disabled by default, as there is no authentication in the protocol
           (in other words, anybody can push anything into the repository,
           including removal of refs). This is solely meant for a closed LAN
           setting where everybody is friendly. This service can be enabled by
           setting daemon.receivepack configuration item to true.

EXAMPLES
       We assume the following in /etc/services

               $ grep 9418 /etc/services
               git             9418/tcp                # Git Version Control System


       git daemon as inetd server
           To set up git daemon as an inetd service that handles any repository
           under the whitelisted set of directories, /pub/foo and /pub/bar,
           place an entry like the following into /etc/inetd all on one line:

                       git stream tcp nowait nobody  /usr/bin/git
                               git daemon --inetd --verbose --export-all
                               /pub/foo /pub/bar


       git daemon as inetd server for virtual hosts
           To set up git daemon as an inetd service that handles repositories
           for different virtual hosts, www.example.com and www.example.org,
           place an entry like the following into /etc/inetd all on one line:

                       git stream tcp nowait nobody /usr/bin/git
                               git daemon --inetd --verbose --export-all
                               --interpolated-path=/pub/%H%D
                               /pub/www.example.org/software
                               /pub/www.example.com/software
                               /software

           In this example, the root-level directory /pub will contain a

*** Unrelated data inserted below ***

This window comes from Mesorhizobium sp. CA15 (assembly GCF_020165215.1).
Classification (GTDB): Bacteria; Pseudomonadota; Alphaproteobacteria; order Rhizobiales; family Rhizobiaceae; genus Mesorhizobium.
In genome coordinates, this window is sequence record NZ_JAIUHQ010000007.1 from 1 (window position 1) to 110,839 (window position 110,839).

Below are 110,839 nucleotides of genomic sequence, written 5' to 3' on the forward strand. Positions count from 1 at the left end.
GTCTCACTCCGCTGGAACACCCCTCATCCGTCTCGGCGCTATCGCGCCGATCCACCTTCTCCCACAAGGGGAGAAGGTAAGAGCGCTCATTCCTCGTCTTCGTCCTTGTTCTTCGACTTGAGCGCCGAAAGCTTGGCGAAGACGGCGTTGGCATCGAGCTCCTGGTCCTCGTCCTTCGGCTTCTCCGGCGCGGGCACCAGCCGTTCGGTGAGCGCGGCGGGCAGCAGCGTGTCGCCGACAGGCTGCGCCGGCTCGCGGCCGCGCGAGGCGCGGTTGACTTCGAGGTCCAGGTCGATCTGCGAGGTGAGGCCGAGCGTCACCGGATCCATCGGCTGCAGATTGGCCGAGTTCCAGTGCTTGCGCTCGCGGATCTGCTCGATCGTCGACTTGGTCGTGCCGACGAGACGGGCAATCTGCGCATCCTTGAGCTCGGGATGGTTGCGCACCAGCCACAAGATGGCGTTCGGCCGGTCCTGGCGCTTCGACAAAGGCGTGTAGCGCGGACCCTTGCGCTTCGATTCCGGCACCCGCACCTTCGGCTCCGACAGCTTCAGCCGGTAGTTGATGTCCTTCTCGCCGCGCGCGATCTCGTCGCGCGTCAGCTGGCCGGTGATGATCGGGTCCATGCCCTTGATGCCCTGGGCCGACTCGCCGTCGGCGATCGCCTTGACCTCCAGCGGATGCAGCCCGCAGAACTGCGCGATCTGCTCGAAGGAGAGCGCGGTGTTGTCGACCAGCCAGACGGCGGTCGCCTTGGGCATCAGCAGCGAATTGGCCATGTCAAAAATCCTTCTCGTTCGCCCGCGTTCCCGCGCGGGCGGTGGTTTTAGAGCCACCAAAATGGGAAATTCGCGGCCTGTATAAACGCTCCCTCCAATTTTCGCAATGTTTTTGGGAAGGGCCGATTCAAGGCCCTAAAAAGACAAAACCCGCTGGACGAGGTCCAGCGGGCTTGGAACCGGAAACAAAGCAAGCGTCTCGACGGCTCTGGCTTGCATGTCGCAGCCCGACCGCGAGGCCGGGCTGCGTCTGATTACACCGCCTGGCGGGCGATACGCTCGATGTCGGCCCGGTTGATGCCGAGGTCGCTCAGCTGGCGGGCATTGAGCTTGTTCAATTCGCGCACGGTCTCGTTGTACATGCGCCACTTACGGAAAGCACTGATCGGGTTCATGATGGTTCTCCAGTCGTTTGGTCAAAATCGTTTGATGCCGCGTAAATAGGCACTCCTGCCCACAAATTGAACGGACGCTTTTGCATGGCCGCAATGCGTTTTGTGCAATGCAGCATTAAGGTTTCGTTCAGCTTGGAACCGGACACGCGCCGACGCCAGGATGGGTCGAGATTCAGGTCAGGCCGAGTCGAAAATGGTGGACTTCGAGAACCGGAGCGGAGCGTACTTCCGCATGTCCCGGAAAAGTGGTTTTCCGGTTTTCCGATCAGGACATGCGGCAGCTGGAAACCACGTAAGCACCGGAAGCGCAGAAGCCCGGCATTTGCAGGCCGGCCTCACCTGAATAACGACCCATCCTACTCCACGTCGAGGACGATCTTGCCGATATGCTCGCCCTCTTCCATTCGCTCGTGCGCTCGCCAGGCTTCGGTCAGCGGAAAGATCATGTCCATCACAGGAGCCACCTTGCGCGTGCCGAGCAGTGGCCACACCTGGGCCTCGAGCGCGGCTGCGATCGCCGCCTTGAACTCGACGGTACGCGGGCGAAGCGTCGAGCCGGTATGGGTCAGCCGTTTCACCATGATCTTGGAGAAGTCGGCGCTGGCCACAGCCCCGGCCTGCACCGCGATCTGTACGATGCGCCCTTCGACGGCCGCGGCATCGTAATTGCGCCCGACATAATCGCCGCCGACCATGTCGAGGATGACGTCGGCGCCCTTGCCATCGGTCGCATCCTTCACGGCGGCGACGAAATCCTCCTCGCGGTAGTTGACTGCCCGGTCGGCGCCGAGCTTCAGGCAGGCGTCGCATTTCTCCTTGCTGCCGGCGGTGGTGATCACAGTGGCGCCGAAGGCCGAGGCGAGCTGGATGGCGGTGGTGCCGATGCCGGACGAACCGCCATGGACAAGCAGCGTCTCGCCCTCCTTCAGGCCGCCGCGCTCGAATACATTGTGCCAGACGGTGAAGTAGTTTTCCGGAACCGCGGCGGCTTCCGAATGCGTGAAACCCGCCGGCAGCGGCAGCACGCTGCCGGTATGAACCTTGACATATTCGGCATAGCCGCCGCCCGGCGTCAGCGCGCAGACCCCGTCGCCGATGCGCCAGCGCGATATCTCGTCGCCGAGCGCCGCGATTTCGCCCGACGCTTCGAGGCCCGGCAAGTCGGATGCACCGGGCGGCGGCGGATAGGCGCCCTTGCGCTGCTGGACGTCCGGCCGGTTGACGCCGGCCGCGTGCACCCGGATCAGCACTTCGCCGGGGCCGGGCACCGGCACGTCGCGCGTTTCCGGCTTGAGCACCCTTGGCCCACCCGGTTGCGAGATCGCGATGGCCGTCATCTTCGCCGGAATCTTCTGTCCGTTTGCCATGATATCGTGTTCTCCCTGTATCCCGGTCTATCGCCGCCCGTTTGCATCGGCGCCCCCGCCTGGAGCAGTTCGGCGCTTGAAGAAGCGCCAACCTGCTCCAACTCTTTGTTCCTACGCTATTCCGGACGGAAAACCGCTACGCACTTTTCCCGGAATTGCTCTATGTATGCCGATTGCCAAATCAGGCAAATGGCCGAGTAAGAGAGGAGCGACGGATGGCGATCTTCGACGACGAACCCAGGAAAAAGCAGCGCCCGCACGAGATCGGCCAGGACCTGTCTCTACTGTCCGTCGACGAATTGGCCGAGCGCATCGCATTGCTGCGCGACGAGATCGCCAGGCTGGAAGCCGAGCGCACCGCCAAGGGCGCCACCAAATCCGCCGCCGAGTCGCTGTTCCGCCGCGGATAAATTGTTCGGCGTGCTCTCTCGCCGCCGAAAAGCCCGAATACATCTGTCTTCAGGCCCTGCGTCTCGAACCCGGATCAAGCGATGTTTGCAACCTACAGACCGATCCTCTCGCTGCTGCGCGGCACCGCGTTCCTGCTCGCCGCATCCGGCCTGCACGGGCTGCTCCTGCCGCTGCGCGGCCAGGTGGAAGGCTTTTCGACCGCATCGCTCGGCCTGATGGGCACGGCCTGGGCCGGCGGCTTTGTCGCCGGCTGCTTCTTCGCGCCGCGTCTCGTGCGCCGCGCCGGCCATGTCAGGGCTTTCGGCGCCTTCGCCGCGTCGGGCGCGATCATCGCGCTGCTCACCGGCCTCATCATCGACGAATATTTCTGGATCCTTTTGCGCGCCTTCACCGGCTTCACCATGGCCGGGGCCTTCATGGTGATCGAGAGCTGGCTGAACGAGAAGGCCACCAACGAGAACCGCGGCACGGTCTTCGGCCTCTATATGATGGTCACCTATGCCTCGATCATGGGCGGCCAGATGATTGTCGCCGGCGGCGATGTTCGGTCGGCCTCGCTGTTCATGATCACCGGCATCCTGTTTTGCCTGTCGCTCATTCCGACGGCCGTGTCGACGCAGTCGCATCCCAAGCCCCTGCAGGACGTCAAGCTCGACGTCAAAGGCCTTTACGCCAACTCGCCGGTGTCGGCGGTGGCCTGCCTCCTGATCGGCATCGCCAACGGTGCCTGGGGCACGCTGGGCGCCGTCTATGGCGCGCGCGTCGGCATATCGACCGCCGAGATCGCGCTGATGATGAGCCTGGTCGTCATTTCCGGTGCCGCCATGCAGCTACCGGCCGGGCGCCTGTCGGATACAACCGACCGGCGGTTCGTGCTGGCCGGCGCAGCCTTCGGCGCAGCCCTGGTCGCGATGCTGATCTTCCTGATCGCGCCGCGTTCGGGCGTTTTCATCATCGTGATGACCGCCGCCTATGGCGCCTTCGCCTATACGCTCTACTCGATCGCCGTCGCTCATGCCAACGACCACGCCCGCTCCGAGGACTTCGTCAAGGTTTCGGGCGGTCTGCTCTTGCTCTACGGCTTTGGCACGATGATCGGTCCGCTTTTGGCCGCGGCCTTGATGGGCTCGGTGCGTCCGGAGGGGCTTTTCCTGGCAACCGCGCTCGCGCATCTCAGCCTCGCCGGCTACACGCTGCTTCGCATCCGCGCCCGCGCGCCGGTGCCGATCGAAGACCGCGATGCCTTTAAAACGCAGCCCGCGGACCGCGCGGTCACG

subdirectory for each virtual host name supported. Further, both
           hosts advertise repositories simply as
           git://www.example.com/software/repo.git. For pre-1.4.0 clients, a
           symlink from /software into the appropriate default repository could
           be made as well.

       git daemon as regular daemon for virtual hosts
           To set up git daemon as a regular, non-inetd service that handles
           repositories for multiple virtual hosts based on their IP addresses,
           start the daemon like this:

                       git daemon --verbose --export-all
                               --interpolated-path=/pub/%IP/%D
                               /pub/192.168.1.200/software
                               /pub/10.10.220.23/software

           In this example, the root-level directory /pub will contain a
           subdirectory for each virtual host IP address supported. Repositories
           can still be accessed by hostname though, assuming they correspond to
           these IP addresses.

       selectively enable/disable services per repository
           To enable git archive --remote and disable git fetch against a
           repository, have the following in the configuration file in the
           repository (that is the file config next to HEAD, refs and objects).

                       [daemon]
                               uploadpack = false
                               uploadarch = true


ENVIRONMENT
       git daemon will set REMOTE_ADDR to the IP address of the client that
       connected to it, if the IP address is available. REMOTE_ADDR will be
       available in the environment of hooks called when services are performed.

GIT
       Part of the git(1) suite



Git 2.30.0                         12/28/2020                      GIT-DAEMON(1)